Compare high and low implied volatility scenarios.
To put it simply: When IV is low, it’s easier to profit and your profits are higher (for buyers). When IV is high, it is harder to profit — and the profit is lower. Of course, it is visa-versa for option sellers.
Sometimes, however, higher IV is justified, mainly due to stock volatility/conditions or market conditions. For example: NFLX volatility is twice as high to WMT (when compared in percentage). We can also expect the IV and the options premium to reflect that.
An analogy could be done to the PE ratio. Most of the time, a company deserves a high or low PE ratio. But when it’s extreme, it is usually a contrarian sign.
So, how do we know if IV is high or low? AND more importantly: How do we know if the odds are in our favor? By using IV Percentile (Rank)
IV Rank (percentile) is a measurement of stock IV. For example, if a stock has a IV Rank of 92.5%. This means that over the last 200 days, 92.5% of them had lower IV than the current one. Or simply put: The current IV is high.
These calculations have several characteristics:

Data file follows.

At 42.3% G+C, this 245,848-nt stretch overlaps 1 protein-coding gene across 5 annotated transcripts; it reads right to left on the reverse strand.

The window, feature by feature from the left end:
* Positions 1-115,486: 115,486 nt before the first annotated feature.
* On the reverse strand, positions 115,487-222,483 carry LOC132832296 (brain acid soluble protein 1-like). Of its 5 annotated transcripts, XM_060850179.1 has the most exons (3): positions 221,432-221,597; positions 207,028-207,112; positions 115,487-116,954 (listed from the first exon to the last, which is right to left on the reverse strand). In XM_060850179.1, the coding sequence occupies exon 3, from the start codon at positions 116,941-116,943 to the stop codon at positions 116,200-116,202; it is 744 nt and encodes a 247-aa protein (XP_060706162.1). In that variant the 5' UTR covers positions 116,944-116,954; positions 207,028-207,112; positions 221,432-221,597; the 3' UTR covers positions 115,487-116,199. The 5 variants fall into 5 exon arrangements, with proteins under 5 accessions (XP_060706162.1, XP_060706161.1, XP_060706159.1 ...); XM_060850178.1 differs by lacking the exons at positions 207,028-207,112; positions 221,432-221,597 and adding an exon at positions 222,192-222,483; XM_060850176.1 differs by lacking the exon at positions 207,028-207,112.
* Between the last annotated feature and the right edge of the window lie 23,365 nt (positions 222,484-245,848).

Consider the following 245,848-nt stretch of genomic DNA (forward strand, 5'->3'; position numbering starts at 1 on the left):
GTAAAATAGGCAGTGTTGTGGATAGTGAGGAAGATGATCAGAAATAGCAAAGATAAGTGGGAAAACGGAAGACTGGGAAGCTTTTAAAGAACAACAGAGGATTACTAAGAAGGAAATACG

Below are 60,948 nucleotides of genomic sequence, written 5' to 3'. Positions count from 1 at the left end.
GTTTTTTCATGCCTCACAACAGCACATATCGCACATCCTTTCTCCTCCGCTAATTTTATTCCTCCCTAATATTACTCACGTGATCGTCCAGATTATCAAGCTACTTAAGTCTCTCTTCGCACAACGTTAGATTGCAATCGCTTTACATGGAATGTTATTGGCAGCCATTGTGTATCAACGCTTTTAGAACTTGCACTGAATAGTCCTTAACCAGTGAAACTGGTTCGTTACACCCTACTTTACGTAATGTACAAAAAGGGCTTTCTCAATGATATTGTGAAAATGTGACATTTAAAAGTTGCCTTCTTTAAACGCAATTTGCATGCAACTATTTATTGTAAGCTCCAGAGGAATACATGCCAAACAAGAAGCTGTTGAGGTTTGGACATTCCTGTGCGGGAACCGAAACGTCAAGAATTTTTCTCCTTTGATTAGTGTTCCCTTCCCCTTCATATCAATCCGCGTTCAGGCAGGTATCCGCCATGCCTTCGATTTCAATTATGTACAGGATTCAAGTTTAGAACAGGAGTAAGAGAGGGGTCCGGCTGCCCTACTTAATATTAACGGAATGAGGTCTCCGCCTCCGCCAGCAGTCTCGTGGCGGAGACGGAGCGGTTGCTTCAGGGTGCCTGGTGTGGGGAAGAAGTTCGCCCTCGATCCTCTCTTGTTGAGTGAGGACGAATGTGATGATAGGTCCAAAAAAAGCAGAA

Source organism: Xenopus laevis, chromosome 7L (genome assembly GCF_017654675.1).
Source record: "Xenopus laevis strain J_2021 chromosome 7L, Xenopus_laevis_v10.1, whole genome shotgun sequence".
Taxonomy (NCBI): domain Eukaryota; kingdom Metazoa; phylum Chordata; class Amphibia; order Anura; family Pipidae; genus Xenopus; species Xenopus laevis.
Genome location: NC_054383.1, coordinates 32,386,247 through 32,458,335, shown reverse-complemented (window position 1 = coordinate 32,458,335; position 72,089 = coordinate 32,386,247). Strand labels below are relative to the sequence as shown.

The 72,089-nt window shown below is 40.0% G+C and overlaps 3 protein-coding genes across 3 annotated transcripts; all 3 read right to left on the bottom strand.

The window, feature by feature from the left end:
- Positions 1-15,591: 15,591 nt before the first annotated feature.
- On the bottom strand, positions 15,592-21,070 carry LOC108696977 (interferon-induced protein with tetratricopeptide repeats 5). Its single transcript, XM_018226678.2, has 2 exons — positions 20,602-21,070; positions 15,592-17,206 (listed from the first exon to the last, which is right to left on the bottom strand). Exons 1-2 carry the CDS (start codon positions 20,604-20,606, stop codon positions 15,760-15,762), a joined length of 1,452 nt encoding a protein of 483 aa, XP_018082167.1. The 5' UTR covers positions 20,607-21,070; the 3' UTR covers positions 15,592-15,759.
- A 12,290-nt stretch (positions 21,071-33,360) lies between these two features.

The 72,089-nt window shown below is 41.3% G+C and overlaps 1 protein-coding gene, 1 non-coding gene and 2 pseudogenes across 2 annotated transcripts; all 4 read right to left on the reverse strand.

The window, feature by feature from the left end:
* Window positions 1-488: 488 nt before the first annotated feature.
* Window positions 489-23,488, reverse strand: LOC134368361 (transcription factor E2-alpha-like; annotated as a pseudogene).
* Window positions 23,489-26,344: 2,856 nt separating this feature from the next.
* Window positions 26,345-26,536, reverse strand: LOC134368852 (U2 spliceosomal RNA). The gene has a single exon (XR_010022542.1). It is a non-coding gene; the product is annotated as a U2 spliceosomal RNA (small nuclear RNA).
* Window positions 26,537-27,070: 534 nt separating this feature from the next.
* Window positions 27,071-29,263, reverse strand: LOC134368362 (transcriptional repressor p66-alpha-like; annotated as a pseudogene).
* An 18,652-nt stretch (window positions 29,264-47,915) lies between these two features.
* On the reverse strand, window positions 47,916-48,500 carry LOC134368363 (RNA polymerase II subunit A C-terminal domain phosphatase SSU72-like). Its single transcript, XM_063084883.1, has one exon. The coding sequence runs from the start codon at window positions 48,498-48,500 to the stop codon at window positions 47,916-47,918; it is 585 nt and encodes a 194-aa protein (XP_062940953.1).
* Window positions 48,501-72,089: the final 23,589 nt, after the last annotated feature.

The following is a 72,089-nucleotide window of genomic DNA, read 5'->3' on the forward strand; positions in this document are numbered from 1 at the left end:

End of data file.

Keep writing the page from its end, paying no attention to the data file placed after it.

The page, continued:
- There is fluctuation between 0-100
- Reverting (after a high value, you can expect a lower value in higher probability)
- If the IV rank is high, it is more favorable towards options selling.
- If the IV rank is low, it is more favorable towards options buying.
Right now, we are in an interesting place; volatility, both real and implied, are trending higher. But, still well below peaks or panic levels, despite the relatively high level of overall uncertainty.
With elections, trade tariff talks, and crucial Fed meetings regarding interest rates, expect an increase in both realized and implied volatility levels. Knowing this will impact your positions., and help them become more profitable.